# Grand potential vs. Gibbs free energy of adsorption for ab initio thermodynamics

I have seen descriptions of ab initio thermodynamics where the phase energy diagram for the oxidation of metal surfaces can be constructed in terms of minimizing the grand potential or the Gibbs free energy of adsorption. I was wondering what the difference is between the two and which is the "more correct" description for ab initio thermodynamics?

In principle you could use either thermodynamic potential to describe the adsorption process, but the grand potential is a bit more natural to use. Which one you select in the end kind of depends on what you are trying to describe and what thermodynamic parameters you want to consider to be fixed.

Typically, when working with Gibbs free energies of adsorption, this will be plotted against a composition axis (such as surface coverage) since the Gibbs free energy depends directly on particle number $$G \equiv G(T, P, N) \to dG = -SdT + VdP + \mu dN$$ Note that at fixed temperature and pressure, we have $$dG = \mu dN$$. In this case, the chemical potential is a quantity to be measured or computed, and is a function of $$T$$, $$P$$, and $$N$$ $$\mu(T, P, N) = \left(\frac{\partial G}{\partial N} \right)_{T, P}$$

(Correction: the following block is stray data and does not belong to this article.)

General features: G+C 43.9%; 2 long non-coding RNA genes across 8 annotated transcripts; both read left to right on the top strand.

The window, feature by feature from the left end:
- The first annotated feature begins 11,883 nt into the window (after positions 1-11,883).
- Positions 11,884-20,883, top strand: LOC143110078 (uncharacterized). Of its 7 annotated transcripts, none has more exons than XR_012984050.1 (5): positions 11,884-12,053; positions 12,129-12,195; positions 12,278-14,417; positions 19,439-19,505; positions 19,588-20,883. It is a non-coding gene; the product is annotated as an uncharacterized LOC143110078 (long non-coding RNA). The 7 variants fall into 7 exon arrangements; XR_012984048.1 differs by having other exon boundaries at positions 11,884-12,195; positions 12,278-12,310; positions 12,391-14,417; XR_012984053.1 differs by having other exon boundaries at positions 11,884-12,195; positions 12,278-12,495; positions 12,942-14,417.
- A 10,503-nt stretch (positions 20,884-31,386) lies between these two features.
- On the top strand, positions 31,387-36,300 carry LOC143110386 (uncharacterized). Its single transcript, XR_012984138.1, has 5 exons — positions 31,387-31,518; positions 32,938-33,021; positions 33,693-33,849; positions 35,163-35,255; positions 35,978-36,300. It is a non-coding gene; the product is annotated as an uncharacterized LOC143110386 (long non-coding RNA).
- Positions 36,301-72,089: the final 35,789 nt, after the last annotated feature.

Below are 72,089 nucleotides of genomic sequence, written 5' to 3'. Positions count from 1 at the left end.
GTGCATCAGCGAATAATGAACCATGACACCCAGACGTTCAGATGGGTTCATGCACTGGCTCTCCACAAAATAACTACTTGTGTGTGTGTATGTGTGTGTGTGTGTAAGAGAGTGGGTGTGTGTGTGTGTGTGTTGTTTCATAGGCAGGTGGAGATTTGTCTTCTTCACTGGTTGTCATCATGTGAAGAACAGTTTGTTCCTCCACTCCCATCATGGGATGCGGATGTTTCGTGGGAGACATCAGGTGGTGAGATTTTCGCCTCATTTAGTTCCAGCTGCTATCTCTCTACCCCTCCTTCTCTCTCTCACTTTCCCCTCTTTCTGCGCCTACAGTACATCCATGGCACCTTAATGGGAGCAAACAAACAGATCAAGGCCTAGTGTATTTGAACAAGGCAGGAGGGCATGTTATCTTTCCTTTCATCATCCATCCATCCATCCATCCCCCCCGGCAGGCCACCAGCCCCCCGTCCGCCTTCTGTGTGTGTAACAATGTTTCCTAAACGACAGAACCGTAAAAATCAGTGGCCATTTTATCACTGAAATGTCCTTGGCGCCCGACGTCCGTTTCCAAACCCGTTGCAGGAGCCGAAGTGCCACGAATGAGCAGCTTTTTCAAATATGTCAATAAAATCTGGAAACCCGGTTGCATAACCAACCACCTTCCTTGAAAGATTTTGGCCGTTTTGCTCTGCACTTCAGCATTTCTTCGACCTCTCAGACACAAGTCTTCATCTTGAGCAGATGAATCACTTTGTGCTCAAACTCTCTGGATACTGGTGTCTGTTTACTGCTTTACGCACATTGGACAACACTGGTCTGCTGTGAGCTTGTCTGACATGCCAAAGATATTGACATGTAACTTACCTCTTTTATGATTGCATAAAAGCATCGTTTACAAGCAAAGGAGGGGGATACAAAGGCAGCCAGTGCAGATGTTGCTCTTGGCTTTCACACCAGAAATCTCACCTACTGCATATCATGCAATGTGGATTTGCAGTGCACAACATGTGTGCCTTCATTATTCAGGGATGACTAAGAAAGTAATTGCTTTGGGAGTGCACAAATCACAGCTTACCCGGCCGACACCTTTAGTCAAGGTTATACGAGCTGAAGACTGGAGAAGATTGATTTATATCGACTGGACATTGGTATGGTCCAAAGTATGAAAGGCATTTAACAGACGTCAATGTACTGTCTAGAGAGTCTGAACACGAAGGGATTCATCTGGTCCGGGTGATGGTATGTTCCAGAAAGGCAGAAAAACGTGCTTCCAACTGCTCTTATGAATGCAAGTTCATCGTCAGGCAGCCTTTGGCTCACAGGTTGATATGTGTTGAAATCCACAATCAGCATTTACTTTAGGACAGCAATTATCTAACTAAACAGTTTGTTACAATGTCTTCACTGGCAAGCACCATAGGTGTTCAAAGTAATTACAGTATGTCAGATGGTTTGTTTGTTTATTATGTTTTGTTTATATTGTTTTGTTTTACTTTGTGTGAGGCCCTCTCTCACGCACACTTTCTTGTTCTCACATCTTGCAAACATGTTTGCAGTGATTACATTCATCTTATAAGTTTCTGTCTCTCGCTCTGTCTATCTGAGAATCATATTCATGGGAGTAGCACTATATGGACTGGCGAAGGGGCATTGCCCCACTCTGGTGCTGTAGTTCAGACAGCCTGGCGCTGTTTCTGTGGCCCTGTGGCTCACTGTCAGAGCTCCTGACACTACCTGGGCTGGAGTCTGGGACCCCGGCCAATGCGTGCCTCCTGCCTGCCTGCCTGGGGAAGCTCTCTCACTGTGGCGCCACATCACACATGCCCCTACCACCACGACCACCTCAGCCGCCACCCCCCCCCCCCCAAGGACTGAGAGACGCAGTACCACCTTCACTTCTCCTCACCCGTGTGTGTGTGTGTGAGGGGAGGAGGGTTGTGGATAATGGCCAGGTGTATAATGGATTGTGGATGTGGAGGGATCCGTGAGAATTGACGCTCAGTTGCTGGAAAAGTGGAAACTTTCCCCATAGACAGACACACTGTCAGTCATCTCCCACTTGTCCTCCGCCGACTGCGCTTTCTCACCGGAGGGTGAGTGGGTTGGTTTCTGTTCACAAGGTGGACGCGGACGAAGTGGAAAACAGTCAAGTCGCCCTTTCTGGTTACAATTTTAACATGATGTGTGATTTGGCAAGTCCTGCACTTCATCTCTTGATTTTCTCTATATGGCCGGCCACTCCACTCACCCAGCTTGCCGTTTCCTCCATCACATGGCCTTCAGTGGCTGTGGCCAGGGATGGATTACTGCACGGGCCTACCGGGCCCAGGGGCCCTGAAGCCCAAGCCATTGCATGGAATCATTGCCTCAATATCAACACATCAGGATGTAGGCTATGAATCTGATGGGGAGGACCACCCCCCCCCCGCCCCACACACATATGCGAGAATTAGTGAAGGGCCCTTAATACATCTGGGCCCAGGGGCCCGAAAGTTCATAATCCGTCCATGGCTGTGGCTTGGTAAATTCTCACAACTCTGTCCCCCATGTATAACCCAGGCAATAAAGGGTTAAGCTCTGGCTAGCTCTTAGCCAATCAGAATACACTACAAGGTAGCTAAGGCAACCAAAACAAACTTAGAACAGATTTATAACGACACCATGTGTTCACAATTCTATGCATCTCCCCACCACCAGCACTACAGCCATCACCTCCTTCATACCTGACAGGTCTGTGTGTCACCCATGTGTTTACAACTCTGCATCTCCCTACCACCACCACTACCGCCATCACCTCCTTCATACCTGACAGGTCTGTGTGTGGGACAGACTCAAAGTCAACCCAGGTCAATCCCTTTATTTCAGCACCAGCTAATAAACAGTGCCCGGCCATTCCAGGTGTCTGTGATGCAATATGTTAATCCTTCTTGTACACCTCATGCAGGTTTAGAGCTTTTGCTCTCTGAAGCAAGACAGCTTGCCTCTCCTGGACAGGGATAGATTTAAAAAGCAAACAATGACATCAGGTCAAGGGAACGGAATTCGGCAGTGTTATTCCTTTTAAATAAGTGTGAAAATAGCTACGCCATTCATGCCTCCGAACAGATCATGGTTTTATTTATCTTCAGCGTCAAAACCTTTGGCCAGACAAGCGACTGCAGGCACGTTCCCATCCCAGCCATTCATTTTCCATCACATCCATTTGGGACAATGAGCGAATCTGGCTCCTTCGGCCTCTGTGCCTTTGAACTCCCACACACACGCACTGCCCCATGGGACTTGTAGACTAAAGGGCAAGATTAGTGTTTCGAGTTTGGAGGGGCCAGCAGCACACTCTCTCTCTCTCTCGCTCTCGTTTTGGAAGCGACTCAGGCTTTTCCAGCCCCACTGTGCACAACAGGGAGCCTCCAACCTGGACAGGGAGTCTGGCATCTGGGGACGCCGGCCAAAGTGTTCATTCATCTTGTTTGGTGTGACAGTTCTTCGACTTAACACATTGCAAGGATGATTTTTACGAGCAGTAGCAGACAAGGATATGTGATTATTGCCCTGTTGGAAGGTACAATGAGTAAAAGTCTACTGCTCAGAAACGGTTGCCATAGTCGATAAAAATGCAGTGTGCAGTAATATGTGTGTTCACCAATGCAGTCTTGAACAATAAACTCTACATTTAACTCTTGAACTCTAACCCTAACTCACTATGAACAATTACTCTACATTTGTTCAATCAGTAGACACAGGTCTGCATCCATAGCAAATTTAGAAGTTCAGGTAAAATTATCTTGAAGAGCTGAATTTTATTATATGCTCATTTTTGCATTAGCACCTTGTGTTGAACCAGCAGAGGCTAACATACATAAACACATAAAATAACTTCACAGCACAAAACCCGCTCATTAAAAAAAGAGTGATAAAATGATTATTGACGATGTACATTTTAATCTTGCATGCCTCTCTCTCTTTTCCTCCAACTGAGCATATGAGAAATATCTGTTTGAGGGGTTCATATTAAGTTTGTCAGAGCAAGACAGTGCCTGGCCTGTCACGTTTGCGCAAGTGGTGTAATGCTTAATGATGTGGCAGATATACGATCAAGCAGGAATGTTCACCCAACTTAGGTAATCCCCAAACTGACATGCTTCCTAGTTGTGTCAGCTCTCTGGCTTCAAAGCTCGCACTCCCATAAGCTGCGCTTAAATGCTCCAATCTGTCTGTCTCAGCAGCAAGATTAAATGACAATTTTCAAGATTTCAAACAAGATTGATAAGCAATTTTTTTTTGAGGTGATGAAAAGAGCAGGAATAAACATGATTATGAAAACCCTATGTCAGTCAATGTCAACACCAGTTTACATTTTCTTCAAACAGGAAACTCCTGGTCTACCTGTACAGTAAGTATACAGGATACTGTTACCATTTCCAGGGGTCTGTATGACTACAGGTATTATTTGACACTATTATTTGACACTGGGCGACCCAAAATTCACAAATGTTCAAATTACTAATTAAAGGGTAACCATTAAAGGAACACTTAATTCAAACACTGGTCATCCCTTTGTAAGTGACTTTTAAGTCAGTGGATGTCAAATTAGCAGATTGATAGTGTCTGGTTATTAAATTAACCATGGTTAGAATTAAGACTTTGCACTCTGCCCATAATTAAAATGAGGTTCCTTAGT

When working with grand potentials, the data will be presented as grand potential vs chemical potential since chemical potential is a natural variable of the grand potential $$\Phi \equiv \Phi(T, V, \mu) \to d\Phi = -SdT -PdV - Nd\mu$$ Note that at fixed temperature and volume, we have $$d\Phi = -N d\mu$$. Hence, the number of adsorbates on the surface is a quantity to be computed or measured and is a function of $$T$$, $$V$$, and $$\mu$$ $$-N(T, V, \mu) = \left(\frac{\partial \Phi}{\partial \mu} \right)_{T, V}$$

The reason why I say the grand potential is more natural to use is that experimentally, we can control the partial pressure of oxygen gas (and hence its chemical potential) much more easily than we can directly control the surface coverage of adsorbates. On the other hand, computationally, it is easier to directly sample surface coverage than it is to control the chemical potential of adsorbates.